Enthusiasm Outpaces the Science on Water Plan

East Hampton Town will start accepting applications on Sept. 1 from homeowners who want to replace their septic systems or cesspools with state-of-the-art low-nitrogen alternatives. However, lacking even the most rudimentary test data and without a science-based plan for rolling out the new program, the effort could end up with a lot of money being spent with few results to show for it.

Defining the problem with water quality and agreeing on what success would look like should be the first step. However, despite all the attention being paid to water quality, even these basic elements remain hard to define. According to the town, success might be measured by the reopening of shellfishing grounds and the handful of closed bathing beaches. But nothing in the law authorizing the rebates specifically targets the town’s few known problem areas. Nor does it provide for baseline testing so that the efficacy of nitrogen-reducing technology can even be measured.

Officials agree as almost an article of faith that nitrogen is the culprit in undesired environmental changes in the marine ecosystem on eastern Long Island, though there is a troubling absence of localized empirical evidence to support this conclusion. If this were a medical trial, there is no way a product based on so much supposition would make it past the Food and Drug Administration.

In addition to the rebates, the town will soon order that all new residential and commercial construction, as well as alterations that are deemed substantial, will have to include low-nitrogen waste systems. This, too, might be warranted, but it is irresponsible for the town to impose additional costs on property owners on an assumption, rather than on actual, hard-numbers evidence. Meanwhile, the town has ignored a federal order that long ago required that large commercial cesspools be phased out by 2005. 

The East Hampton program’s flaws will be exacerbated by the nature of the rebate program, which will draw on money from the community preservation fund. Because participation is voluntary, the effort will, at best, result in a patchwork with very little to show for all the expense. At worst, 5 or 10 years from now, the public might see continued water degradation, conclude that the plan was a failure, and end funding altogether.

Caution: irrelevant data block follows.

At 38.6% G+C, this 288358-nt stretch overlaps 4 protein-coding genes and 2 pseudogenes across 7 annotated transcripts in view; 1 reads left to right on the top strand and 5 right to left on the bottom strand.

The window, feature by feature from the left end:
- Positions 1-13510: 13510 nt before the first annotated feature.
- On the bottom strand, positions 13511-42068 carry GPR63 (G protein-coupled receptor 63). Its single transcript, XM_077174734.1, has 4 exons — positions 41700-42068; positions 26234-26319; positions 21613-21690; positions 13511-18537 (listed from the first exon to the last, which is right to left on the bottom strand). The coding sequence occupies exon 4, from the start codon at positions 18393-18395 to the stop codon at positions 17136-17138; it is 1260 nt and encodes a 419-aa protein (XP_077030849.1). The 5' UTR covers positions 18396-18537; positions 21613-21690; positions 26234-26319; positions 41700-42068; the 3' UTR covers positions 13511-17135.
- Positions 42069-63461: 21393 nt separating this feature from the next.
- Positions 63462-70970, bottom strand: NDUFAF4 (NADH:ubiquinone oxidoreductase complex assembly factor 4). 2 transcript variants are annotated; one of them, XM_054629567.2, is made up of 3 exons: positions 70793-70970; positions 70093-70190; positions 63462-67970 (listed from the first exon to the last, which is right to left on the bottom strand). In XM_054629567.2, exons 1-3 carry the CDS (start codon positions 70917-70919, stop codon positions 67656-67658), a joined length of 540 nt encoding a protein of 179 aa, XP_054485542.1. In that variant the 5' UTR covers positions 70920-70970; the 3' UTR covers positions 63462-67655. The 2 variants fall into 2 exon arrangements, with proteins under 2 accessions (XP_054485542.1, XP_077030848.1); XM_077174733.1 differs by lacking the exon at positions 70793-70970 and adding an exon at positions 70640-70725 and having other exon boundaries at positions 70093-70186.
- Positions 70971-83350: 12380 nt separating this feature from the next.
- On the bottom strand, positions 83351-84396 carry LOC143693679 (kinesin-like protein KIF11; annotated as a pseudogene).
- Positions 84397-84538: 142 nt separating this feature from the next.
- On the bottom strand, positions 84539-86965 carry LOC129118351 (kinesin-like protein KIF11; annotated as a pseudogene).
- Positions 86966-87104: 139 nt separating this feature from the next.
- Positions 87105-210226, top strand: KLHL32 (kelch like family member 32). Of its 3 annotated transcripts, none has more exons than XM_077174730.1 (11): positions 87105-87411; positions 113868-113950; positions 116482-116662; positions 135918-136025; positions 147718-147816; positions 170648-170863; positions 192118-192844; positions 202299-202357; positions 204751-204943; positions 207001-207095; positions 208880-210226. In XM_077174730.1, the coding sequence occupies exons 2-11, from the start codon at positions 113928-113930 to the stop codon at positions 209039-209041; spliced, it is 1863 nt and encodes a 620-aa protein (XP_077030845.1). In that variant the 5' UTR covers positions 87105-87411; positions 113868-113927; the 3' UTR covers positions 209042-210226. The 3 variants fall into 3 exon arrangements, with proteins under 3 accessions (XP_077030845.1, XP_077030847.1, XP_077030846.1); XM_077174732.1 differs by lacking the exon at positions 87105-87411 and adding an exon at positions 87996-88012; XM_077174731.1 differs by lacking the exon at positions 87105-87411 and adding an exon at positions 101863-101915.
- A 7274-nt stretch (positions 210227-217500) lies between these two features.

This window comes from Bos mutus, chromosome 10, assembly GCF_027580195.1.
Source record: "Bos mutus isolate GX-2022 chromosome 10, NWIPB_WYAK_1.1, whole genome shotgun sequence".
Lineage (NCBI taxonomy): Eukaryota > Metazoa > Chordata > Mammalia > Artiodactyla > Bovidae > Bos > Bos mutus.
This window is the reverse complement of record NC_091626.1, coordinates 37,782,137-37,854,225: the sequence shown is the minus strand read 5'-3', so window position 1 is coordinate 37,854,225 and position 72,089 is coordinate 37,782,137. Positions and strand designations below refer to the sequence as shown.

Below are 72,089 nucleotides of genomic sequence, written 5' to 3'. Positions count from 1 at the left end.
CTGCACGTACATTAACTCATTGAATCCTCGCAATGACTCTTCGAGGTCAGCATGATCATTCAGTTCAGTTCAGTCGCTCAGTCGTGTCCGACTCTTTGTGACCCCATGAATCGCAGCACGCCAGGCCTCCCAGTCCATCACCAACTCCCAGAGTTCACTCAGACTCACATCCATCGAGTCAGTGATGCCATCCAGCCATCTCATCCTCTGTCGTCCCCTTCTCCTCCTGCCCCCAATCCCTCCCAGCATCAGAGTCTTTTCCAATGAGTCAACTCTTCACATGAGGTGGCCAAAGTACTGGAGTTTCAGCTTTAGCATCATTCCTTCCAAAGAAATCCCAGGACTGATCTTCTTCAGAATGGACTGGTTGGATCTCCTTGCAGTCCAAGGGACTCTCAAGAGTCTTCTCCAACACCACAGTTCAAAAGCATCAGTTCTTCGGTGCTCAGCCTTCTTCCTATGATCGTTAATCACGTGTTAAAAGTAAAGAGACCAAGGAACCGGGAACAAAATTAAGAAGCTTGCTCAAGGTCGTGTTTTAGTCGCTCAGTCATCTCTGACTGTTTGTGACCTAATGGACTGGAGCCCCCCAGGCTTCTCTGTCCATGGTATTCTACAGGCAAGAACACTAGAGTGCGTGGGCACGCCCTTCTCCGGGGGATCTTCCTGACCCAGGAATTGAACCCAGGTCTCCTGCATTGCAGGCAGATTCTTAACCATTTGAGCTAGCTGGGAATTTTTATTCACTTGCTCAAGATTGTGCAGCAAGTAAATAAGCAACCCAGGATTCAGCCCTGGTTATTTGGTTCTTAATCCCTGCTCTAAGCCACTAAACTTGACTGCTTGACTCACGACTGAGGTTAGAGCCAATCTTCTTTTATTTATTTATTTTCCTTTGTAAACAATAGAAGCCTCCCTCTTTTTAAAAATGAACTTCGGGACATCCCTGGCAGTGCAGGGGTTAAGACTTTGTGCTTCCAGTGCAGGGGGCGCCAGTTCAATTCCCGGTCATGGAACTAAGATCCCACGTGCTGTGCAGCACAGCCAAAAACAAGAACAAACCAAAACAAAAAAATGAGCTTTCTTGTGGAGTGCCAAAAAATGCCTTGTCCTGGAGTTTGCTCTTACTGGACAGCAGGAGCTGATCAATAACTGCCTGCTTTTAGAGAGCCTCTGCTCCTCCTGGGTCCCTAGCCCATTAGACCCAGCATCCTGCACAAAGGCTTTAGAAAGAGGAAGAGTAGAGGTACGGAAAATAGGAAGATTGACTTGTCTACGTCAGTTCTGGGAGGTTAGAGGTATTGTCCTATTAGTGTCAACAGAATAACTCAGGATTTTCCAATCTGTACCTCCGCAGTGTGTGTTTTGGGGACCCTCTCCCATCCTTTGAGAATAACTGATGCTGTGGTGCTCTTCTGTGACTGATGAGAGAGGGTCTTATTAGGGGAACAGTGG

There are some glimmers of hope. The East Hampton Town Natural Resources Department is embarking on a limited nitrogen-test regime for Accabonac Harbor. And a town water improvement consultant working on several projects has long called for baseline testing before work begins. 

Also, in a recent statement, Sean O’Neill, the Peconic Baykeeper, argued for setting a regulatory limit on the amount of nitrogen entering the ecosystem and then working toward that goal. Mr. O’Neill pointed out that more than $4 billion already has been spent on water quality on Long Island, and he rightly asks why conditions are getting worse, not better. Money alone, he said, without strict controls that mandate actual reduction in loads, does nothing to improve water quality. 

These points seem to be falling on deaf ears, as elected officials pat themselves on the back for the rebates and construction mandates. It is unfortunately obvious that the policy has gotten out ahead of the science. There is time to catch up, but that might mean holding off on handing out those rebate checks until after the data is assembled and analyzed. That might be bad politics, but it is the right way to assure the program’s success.